- Stress – Our health is dependent on so much more than just diet and exercise. Chronic high levels of stress can take a toll on our health. High levels of stress have been shown to signal the release of cortisol along with decreased oxygen to the gut. This results in changes in gut bacteria. While research is still new, it’s showing that high stress can alter the composition and diversity of gut bacteria by increasing harmful bacteria like Clostridium and reducing beneficial bacteria like Lactobacilli. (9, 10, 11)
- Lack of Sleep – Just like stress, not enough sleep can negatively affect our health. Just like our bodies follow a circadian rhythm, it appears that the gut also follows a daily circadian-like rhythm. New research suggests that poor sleep patterns and disruptions to our natural circadian rhythm result in dysbiosis. Lack of quality sleep, night-shift work, jet-lag and eating late at night may disrupt your body clock causing changes in your gut bacteria. In fact, two days of sleep deprivation caused changes to the gut flora and increased the abundance of bacteria associated with weight gain, obesity, type 2 diabetes and fat metabolism. (12, 13)
How probiotics can help gut bacteria
Optimal gut health begins with your diet since what you eat directly affects the balance of bacteria. A fiber-rich diet with quality protein and healthy fats is best to support a healthy, balanced gut. This is right in line with the Nourished by Nutrition philosophy that focused on plant-centric whole foods.
However, since we are exposed to a number of factors that alter our gut bacteria daily, eating well may not be enough. This is where probiotics come in!
Probiotics are the supplemental live bacteria and microorganisms that help keep the proper balance of beneficial bacteria in your gut. Since we are exposed to numerous factors that hurt our gut microbiome like environmental toxins, constant stress, lack of sleep, antibiotics and high-sugar foods, a daily dose of probiotics is more important than ever.
Probiotics help ensure you are maintaining a balance of good bacteria in your intestinal tract. But in order for them to stay alive and thrive, they need fuel. This is why I love New Chapter’s Probiotic All-Flora.
New Chapter’s Probiotic All-Flora is a 3-in-1 blend that delivers:
- Prebiotics—unique fermented Aloe blend is food for the probiotics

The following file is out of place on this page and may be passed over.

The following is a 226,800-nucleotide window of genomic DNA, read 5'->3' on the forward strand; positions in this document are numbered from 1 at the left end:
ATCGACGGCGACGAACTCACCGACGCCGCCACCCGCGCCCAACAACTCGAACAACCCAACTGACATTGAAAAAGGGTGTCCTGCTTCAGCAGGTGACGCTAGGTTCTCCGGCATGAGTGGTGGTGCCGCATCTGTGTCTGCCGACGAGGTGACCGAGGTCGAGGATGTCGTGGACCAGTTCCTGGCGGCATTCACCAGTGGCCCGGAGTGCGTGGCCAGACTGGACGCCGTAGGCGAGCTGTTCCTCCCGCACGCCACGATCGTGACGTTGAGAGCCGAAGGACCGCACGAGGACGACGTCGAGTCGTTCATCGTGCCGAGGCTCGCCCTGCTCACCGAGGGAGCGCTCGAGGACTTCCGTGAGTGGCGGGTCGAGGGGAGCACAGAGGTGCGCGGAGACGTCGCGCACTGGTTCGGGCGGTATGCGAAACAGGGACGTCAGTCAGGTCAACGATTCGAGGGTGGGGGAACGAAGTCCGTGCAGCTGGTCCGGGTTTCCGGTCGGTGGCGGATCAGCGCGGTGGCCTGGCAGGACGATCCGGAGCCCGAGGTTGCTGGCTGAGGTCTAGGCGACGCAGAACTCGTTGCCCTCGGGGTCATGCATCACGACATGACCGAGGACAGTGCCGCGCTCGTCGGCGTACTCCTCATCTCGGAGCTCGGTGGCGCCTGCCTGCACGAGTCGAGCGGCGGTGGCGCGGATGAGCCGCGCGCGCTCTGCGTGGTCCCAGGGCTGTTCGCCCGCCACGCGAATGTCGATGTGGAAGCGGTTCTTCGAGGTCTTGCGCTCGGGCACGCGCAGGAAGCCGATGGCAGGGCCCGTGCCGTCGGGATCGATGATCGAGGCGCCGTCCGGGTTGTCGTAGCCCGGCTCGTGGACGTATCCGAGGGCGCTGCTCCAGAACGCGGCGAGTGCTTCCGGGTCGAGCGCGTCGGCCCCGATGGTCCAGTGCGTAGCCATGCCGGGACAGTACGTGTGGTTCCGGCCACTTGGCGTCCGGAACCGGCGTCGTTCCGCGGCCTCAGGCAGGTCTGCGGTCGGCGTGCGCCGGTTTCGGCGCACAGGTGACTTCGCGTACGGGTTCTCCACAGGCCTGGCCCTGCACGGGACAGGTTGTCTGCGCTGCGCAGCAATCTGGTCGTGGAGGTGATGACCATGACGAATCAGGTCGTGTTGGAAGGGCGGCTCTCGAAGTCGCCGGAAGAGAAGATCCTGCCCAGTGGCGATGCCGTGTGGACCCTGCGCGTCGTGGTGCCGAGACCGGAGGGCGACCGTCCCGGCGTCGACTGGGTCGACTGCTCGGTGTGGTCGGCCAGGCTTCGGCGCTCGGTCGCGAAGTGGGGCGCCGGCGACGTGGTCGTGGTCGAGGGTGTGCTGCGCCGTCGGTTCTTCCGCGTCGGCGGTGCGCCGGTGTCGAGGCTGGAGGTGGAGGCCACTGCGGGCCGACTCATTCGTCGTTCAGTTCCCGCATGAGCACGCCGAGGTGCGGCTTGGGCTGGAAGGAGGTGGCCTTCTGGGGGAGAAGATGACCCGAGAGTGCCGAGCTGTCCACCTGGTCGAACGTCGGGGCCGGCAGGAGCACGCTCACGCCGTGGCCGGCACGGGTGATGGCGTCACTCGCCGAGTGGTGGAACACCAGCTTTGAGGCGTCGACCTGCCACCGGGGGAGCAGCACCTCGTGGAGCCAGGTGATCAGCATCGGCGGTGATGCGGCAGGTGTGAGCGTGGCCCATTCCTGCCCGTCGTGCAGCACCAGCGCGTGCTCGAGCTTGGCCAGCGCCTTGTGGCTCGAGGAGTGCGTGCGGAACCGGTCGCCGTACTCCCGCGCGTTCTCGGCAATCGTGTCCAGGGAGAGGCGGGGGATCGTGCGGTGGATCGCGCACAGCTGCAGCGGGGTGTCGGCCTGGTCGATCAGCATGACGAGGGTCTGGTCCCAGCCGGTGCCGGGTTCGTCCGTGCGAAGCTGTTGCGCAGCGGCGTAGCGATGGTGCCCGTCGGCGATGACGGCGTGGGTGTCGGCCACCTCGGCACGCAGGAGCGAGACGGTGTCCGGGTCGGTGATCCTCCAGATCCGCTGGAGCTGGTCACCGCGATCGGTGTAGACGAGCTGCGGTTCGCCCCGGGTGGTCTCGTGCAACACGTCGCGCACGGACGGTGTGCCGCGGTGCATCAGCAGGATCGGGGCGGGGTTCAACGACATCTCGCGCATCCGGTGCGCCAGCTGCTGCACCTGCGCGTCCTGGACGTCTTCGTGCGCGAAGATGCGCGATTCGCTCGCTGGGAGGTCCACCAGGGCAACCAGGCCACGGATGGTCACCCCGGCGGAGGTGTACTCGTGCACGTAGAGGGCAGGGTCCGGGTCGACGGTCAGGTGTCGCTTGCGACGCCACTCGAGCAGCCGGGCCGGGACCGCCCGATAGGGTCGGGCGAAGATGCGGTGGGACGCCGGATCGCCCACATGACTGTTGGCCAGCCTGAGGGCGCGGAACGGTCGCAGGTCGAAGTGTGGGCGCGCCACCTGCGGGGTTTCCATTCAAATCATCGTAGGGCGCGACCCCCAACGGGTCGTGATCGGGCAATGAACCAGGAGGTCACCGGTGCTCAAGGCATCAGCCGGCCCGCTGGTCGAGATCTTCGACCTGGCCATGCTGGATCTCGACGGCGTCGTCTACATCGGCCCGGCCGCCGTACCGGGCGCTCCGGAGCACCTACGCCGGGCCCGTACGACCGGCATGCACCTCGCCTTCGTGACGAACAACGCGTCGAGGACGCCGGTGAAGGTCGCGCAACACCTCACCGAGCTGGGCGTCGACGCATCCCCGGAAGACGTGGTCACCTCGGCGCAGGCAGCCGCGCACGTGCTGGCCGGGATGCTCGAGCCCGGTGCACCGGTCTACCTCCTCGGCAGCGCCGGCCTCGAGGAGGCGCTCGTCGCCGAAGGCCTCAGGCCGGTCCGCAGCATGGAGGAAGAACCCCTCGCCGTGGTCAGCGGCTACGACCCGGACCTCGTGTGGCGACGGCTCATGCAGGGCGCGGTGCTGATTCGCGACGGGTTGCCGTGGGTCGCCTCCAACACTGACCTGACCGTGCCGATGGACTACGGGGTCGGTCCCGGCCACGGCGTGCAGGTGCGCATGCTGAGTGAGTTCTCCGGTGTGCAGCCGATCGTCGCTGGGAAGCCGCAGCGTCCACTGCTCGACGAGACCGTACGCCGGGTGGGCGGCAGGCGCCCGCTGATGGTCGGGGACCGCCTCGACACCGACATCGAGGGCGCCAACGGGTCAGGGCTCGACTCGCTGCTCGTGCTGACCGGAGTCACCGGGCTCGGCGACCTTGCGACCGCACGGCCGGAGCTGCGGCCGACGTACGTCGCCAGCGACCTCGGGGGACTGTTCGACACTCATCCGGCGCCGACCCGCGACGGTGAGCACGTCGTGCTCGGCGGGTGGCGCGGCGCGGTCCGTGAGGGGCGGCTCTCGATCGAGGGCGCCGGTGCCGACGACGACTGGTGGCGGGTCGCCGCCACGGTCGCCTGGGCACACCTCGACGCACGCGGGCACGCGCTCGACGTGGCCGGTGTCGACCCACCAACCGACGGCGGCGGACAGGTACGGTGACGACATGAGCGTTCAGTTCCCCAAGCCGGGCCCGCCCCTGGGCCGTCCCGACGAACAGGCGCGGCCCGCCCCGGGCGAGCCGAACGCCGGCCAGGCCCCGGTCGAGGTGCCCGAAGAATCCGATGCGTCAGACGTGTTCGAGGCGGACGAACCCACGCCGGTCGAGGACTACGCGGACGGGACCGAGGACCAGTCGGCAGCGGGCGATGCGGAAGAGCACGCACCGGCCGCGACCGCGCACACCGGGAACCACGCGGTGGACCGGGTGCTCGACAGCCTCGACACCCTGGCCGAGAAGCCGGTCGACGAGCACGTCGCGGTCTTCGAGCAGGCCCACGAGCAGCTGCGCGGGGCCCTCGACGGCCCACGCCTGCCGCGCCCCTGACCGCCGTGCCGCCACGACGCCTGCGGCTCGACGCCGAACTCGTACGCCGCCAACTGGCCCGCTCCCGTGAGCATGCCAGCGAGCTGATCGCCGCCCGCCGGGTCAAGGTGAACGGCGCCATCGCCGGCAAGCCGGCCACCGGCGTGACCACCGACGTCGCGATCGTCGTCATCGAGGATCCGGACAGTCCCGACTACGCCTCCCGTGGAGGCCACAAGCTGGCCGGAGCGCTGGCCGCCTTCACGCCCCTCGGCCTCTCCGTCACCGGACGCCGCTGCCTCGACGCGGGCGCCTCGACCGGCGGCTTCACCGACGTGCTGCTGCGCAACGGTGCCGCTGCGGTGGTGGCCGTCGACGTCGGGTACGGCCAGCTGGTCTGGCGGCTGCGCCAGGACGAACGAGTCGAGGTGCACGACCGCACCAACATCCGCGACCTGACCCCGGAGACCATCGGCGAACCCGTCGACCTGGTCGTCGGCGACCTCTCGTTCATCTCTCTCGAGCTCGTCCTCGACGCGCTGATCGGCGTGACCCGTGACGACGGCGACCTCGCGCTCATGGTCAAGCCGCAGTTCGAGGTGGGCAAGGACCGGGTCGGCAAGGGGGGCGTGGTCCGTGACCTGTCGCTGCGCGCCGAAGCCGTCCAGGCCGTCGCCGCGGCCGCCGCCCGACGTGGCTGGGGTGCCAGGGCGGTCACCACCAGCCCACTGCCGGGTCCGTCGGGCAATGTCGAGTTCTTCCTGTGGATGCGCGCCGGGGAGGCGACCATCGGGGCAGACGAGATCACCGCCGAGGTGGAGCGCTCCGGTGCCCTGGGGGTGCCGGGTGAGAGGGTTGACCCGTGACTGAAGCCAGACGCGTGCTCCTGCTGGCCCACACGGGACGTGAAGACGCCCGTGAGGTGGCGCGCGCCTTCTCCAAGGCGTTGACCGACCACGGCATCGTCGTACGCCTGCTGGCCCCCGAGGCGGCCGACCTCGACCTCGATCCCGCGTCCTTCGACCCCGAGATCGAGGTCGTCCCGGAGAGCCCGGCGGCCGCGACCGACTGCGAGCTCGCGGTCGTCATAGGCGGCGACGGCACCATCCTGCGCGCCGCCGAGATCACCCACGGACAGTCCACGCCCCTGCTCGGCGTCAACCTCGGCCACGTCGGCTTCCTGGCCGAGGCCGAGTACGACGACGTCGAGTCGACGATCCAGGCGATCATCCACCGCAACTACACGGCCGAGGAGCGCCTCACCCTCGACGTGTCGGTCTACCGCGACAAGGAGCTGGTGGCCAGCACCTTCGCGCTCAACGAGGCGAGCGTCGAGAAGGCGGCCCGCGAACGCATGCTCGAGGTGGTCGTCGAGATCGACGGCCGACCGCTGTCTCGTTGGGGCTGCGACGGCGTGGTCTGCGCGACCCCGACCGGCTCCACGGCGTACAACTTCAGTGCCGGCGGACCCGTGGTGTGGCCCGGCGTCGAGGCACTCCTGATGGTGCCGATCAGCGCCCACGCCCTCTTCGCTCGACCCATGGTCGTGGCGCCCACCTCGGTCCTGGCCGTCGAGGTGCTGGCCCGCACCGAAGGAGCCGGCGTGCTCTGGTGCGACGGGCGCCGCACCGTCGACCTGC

- Probiotics—clinically relevant, DNA-tested & alive for the full shelf life
- Postbiotics—beneficial compounds released during probiotic activity for complete gut health.
Bacteria aren’t the only organisms in our gut, yet most probiotics only contain a variety of beneficial bacteria. New Chapter’s Probiotic All-Flora contains both good bacteria and beneficial yeast, providing a more complete approach to supporting gut flora than just having friendly bacteria alone. Saccharomyces boulardii is the yeast found in New Chapter’s Probiotic All Flora and it’s been shown to reduce problematic yeasts, such as Candida, and replenish healthy gut flora.*
I’ve been loving New Chapter’s Probiotic All-Flora and highly recommend this quality product. New Chapter is a brand that has a science-based, tested formula so you know you are getting what you pay for. Aside from the quality and unique formula, I love that this product is DNA-tested, non-GMO, certified gluten-free, 100% vegan.
Your gut health is important. Eating well can help keep the proper balance of good bacteria in your gut. However, at some point (if not daily!) you are going to be exposed to things like antibiotics, pesticides, lack of sleep and stress. All of which destroy the beneficial bacteria in our guts. This is why a daily dose of probiotics is more important than ever. Taking a one daily probiotic like New Chapter’s Probiotic All-Flora can help keep your gut healthy and balanced.
*These statements have not been evaluated by the Food and Drug Administration. This product is not intended to diagnose, treat, cure, or prevent any disease.
This post was created in partnership with New Chapter. All thoughts and opinions, as always, are my own. Thank you so much for supporting the sponsors that keep Nourished by Nutrition going!